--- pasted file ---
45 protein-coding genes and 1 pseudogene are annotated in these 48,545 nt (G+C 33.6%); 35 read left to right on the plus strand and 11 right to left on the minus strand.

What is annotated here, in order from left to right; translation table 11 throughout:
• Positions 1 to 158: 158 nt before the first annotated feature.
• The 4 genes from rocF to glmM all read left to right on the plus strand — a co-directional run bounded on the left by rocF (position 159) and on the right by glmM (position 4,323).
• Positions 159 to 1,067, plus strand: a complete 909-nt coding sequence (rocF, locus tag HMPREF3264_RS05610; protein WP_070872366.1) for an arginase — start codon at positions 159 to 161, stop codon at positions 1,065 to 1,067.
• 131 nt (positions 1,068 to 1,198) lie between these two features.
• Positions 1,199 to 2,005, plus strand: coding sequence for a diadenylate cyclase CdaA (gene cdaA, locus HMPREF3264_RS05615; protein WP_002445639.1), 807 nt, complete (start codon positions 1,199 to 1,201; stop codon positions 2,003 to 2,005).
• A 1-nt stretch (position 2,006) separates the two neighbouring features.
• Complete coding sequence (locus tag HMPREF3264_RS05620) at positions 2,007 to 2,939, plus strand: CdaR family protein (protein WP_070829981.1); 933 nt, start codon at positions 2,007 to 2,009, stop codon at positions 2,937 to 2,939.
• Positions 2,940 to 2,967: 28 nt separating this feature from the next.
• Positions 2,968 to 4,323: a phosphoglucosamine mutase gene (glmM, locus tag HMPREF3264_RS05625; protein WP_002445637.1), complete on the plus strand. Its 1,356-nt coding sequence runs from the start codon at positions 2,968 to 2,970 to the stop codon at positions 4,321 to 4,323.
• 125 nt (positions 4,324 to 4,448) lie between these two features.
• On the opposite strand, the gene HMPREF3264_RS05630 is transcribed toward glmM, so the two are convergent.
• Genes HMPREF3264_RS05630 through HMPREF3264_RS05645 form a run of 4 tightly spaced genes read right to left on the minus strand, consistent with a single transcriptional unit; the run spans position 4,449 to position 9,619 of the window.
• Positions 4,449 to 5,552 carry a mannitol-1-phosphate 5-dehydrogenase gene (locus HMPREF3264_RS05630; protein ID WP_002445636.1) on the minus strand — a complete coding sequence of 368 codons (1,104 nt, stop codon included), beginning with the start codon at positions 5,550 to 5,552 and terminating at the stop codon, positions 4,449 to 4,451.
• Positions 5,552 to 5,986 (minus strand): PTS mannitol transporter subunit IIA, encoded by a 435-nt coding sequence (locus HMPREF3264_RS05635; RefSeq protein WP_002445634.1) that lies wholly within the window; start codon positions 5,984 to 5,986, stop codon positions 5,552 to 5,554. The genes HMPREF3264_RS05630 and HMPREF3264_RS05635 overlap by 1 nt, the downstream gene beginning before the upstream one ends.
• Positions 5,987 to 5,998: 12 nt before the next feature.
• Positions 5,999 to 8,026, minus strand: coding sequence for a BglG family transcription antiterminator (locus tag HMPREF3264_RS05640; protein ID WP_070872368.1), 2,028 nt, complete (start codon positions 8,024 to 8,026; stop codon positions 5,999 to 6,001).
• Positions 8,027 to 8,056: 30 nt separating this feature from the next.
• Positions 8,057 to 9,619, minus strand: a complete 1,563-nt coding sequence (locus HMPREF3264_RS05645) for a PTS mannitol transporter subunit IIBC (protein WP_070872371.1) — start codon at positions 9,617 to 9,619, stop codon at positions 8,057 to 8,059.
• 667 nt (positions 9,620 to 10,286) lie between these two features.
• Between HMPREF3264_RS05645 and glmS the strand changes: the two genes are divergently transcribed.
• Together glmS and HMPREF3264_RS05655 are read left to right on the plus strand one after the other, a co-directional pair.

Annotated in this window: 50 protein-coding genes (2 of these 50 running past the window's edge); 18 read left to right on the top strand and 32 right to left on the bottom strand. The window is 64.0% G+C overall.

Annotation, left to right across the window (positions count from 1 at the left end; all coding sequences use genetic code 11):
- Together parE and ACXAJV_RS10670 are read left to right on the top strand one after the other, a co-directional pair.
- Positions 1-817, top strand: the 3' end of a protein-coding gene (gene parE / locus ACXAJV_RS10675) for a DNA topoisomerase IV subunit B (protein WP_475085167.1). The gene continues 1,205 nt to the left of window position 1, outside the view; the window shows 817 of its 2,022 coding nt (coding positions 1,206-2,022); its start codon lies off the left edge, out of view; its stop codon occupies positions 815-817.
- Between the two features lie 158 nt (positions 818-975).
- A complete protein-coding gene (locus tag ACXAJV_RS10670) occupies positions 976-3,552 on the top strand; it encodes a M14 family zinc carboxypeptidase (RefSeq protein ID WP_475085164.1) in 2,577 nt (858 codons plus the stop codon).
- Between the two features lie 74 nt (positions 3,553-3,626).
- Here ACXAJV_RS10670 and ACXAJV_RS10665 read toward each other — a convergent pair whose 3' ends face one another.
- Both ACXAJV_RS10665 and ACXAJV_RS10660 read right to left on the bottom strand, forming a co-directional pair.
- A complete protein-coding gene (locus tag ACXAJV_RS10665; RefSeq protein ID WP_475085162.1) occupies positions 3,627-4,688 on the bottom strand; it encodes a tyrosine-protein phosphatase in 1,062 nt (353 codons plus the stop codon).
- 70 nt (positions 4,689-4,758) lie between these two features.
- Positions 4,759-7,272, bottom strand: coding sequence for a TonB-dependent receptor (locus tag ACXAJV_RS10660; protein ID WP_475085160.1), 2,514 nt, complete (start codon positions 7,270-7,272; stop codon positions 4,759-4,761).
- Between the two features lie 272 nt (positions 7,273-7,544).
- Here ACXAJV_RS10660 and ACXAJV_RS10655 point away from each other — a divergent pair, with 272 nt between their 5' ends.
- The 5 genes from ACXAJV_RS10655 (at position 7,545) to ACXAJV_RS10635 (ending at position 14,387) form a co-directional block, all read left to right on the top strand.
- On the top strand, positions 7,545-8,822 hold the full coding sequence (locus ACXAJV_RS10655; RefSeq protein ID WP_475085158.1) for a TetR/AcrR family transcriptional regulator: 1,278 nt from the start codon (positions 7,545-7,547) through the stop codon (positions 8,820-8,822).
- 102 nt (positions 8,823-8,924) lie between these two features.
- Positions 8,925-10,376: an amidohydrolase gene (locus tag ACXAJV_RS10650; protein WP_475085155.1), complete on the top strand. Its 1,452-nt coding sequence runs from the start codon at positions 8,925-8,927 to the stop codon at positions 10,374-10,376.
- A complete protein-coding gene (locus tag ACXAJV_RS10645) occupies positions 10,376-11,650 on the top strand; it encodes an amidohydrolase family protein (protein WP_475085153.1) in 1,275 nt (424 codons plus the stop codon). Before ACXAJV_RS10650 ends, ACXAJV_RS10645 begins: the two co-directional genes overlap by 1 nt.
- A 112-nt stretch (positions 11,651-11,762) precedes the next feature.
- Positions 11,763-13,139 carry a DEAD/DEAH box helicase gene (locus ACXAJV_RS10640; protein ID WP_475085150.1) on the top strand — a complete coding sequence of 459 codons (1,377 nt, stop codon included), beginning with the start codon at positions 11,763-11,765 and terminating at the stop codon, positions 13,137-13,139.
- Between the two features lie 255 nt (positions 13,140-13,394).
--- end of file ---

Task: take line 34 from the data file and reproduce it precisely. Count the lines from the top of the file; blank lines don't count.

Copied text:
- 70 nt (positions 4,689-4,758) lie between these two features.